• $\begingroup$ Great, thanks a lot! Inspired by what you wrote, I found that you get the same result by writing: Needs["NumericalCalculus`"]; f[x_ /; 0 < x < 4] := 2/x + Log[Sqrt[x]]; NLimit[(InverseFunction[f][y] - 1)/Log[y - 1], y -> 2] Personally I prefer it because it cleaner, but it's essentially the same thing. :) $\endgroup$ – TeM Feb 15 '17 at 11:34
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This seems to be a bug in InverseFunction in your case. Compare the outputs of

Table[{y, FindRoot[y == 2/x + Log[Sqrt[x]], {x, 1}]}, {y, 1.5, 4,  0.1}]

{{1.5, {x -> 1.56883}}, {1.6, {x -> 1.39521}}, {1.7, {x -> 1.26332}}, {1.8, {x -> 1.15844}}, {1.9, {x -> 1.07234}}, {2., {x -> 1.}}, {2.1, {x -> 0.938111}}, {2.2, {x -> 0.884399}}, {2.3, {x -> 0.837231}}, {2.4, {x -> 0.795401}}, {2.5, {x -> 0.757995}}, {2.6, {x -> 0.724304}}, {2.7, {x -> 0.693768}}, {2.8, {x -> 0.665939}}, {2.9, {x -> 0.640453}}, {3., {x -> 0.617011}}, {3.1, {x -> 0.595364}}, {3.2, {x -> 0.575303}}, {3.3, {x -> 0.556652}}, {3.4, {x -> 0.539261}}, {3.5, {x -> 1.}}, {3.6, {x -> 0.507759}}, {3.7, {x -> 0.49344}}, {3.8, {x -> 0.479958}}, {3.9, {x -> 0.46724}}, {4., {x -> 0.455219}}}

and

Table[{y, NSolve[y == 2/x + Log[Sqrt[x]], {x}]}, {y, 1.5, 4, 0.1}]

{{1.5, {{x -> 1.56883}, {x -> 15.5229}}}, {1.6, {{x -> 1.39521}, {x -> 20.1069}}}, {1.7, {{x -> 1.26332}, {x -> 25.6351}}}, {1.8, {{x -> 1.15844}, {x -> 32.3403}}}, {1.9, {{x -> 1.07234}, {x -> 40.497}}}, {2., {{x -> 1.}, {x -> 50.4353}}}, {2.1, {{x -> 0.938111}, {x -> 62.5557}}}, {2.2, {{x -> 0.884399}, {x -> 77.3456}}}, {2.3, {{x -> 0.837231}, {x -> 95.3993}}}, {2.4, {{x -> 0.795401}, {x -> 117.442}}}, {2.5, {{x -> 0.757995}, {x -> 144.357}}}, {2.6, {{x -> 0.724304}, {x -> 177.227}}}, {2.7, {{x -> 0.693768}, {x -> 217.369}}}, {2.8, {{x -> 0.665939}, {x -> 266.396}}}, {2.9, {{x -> 0.640453}, {x -> 326.275}}}, {3., {{x -> 0.617011}, {x -> 399.409}}}, {3.1, {{x -> 0.595364}, {x -> 488.733}}}, {3.2, {{x -> 0.575303}, {x -> 597.832}}}, {3.3, {{x -> 0.556652}, {x -> 731.084}}}, {3.4, {{x -> 0.539261}, {x -> 893.838}}}, {3.5, {{x -> 0.523001}, {x -> 1092.63}}}, {3.6, {{x -> 0.507759}, {x -> 1335.42}}}, {3.7, {{x -> 0.49344}, {x -> 1631.98}}}, {3.8, {{x -> 0.479958}, {x -> 1994.19}}}, {3.9, {{x -> 0.46724}, {x -> 2436.6}}}, {4., {{x -> 0.455219}, {x -> 2976.96}}}}

Maybe, an unappropriate choose of the solution causes it. A workaround is suggested in another answer.

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    $\begingroup$ I do not see any bugs. In fact, using FindRoot[] with {x, x_0} (x_0 > 4) are obtained by the other solutions. The explanation I wrote in my reply. $\endgroup$ – TeM Feb 15 '17 at 0:03
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I believe it is appropriate to do some 'clarity.

1. Given the function $f : (0,\,+\infty) \to \mathbb{R}$ defined by $f(x) := \frac{2}{x} + \log\sqrt{x}$, i.e. defining in MMA:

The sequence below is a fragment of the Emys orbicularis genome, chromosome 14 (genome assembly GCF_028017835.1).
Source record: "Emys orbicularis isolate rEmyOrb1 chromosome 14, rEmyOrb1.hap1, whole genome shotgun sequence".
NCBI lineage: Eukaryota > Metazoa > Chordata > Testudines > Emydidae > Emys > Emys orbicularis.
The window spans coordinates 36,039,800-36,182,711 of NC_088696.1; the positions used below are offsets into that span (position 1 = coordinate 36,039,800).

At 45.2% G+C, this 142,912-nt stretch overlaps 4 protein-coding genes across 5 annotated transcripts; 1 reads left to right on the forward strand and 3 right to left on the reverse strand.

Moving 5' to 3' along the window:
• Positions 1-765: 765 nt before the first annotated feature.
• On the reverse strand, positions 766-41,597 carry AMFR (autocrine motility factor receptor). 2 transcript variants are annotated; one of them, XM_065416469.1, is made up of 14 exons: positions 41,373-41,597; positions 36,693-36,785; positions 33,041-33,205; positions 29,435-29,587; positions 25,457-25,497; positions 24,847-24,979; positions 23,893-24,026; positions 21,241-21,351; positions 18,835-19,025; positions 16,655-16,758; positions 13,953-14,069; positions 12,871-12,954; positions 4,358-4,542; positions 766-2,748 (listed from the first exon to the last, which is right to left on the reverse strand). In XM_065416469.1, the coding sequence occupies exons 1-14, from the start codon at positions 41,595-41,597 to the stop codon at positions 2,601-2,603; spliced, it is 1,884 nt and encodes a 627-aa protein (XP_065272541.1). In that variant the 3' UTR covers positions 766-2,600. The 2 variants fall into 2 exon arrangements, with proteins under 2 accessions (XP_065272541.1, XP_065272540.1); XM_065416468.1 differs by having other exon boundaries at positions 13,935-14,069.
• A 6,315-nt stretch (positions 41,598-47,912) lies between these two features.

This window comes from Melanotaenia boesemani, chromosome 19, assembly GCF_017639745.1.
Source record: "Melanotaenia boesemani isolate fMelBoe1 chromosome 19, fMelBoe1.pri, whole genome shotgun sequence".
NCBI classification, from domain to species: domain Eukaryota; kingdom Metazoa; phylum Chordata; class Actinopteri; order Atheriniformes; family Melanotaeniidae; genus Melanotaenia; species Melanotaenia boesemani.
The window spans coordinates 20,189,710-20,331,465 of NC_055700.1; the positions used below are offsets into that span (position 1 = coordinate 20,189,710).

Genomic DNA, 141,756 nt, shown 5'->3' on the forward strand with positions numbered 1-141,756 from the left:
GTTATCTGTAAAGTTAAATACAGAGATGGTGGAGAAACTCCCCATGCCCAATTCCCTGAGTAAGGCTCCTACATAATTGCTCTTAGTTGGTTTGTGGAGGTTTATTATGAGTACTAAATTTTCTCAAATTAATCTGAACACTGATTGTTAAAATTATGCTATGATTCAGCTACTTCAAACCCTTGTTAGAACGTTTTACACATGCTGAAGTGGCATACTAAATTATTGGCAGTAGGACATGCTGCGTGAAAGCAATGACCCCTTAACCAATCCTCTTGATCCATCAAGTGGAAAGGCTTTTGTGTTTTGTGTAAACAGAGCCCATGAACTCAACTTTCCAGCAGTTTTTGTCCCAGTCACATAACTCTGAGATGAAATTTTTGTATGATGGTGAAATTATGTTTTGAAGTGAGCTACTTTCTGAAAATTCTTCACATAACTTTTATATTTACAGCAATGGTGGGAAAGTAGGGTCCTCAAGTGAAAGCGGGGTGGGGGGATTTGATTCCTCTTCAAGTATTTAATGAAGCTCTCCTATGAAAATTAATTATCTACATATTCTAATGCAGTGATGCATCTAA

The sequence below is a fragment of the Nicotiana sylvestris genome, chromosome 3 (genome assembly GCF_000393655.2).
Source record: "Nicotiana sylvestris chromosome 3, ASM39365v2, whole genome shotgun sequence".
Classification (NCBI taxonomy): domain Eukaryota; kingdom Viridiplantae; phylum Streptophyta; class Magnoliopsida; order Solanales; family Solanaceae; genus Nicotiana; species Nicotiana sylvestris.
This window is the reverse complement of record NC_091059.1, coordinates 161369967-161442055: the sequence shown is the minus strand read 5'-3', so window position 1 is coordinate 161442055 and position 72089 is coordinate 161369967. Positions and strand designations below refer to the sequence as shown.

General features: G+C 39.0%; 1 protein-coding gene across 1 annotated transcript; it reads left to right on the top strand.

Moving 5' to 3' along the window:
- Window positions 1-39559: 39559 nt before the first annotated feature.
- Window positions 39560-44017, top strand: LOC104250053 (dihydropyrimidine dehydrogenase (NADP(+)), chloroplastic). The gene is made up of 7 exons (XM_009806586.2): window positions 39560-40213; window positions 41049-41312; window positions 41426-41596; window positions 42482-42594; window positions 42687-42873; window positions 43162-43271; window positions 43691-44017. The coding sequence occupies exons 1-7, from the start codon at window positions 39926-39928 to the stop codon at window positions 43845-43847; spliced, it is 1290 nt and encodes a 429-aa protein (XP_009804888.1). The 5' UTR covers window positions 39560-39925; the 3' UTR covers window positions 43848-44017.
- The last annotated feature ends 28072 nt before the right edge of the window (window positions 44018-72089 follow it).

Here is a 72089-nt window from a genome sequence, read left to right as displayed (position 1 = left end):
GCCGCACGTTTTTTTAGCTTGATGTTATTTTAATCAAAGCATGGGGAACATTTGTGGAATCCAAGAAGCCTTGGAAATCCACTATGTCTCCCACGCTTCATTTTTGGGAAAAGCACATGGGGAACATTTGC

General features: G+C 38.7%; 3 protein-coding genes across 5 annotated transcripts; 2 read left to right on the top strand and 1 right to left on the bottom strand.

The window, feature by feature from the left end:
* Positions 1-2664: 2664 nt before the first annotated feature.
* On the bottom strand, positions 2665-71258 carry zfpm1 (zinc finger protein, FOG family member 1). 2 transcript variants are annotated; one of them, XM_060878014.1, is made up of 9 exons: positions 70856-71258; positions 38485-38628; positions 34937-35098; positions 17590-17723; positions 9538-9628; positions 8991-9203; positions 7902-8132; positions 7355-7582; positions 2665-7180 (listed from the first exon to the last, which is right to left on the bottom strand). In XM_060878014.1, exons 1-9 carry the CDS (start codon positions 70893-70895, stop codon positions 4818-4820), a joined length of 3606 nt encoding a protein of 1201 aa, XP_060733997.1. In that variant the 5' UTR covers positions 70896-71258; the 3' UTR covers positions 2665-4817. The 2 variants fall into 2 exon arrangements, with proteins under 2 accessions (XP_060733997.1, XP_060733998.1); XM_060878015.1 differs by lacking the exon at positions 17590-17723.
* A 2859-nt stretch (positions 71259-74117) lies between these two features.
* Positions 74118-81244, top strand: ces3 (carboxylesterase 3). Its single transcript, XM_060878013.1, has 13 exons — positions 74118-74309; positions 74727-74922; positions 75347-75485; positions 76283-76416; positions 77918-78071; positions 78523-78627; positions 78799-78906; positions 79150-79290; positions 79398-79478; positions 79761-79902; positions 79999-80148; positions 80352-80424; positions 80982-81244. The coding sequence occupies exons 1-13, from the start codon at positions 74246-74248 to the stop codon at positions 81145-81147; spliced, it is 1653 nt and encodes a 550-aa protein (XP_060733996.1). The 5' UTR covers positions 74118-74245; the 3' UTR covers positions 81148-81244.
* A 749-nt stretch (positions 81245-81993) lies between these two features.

Clear[f]; f[x_] := 2/x + Log[Sqrt[x]]

your graph is trivially the following:

enter image description here

from which it is clear that $f$ is a continuous function but not injective and therefore even invertible in the entire domain. On the other hand, if you appropriately restricts the domain, you can consider two separate injecting and then inverse functions.

As specified in the official guide, in these cases InverseFunction[] can represent only one of the possible inverse function and that remembers him with a warning. In particular, by defining the function generally as shown above, you are obtained by the inverse for $x \ge 4$ and actually writing:

Quiet[InverseFunction[f][2.]]

I get $50.4353$ without any warning. This having been established, for $x \ge 4$ gives the following graphs:

enter image description here

2. Given the function $f : (0,\,4) \to \mathbb{R}$ defined by $f(x) := \frac{2}{x} + \log\sqrt{x}$, i.e. defining in MMA:

Clear[f]; f[x_ /; 0 < x < 4] := 2/x + Log[Sqrt[x]]

on the basis of what has just been said it is evident that it is a continuous function and injective in its own domain, then also invertible. In particular, by writing:

InverseFunction[f][2.]

I get $1.$ without any warning. In the latter case, the respective graphs are as follows:

enter image description here

In this other case, also writing:

InverseFunction[f]'[2.]

I get $-0.666667$ confirming that the limit in question is actually equal to $-2/3$ (on that there was no doubt of course, just apply the theory). Unfortunately, though, MMA seems to not be able to calculate the limit and that's why I started this thread.

In light of this, I would say that there is no bug, but it is yet another confirmation that Ferrari is not enough to win a race car, but also need a good driver, which still are not and these are the biggest mistakes in where it is likely to incur. Peace.

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You can use ConditionalExpression to choose the branch used by InverseFunction:

if = InverseFunction[ConditionalExpression[2/# + Log[Sqrt[#]], #<4]&];
if[2]

1

Then, you can use Series to obtain your limit:

Series[(if[x]-1)/Log[x-1], {x, 2, 0}] //TeXForm

$-\frac{2}{3}+O\left((x-2)^1\right)$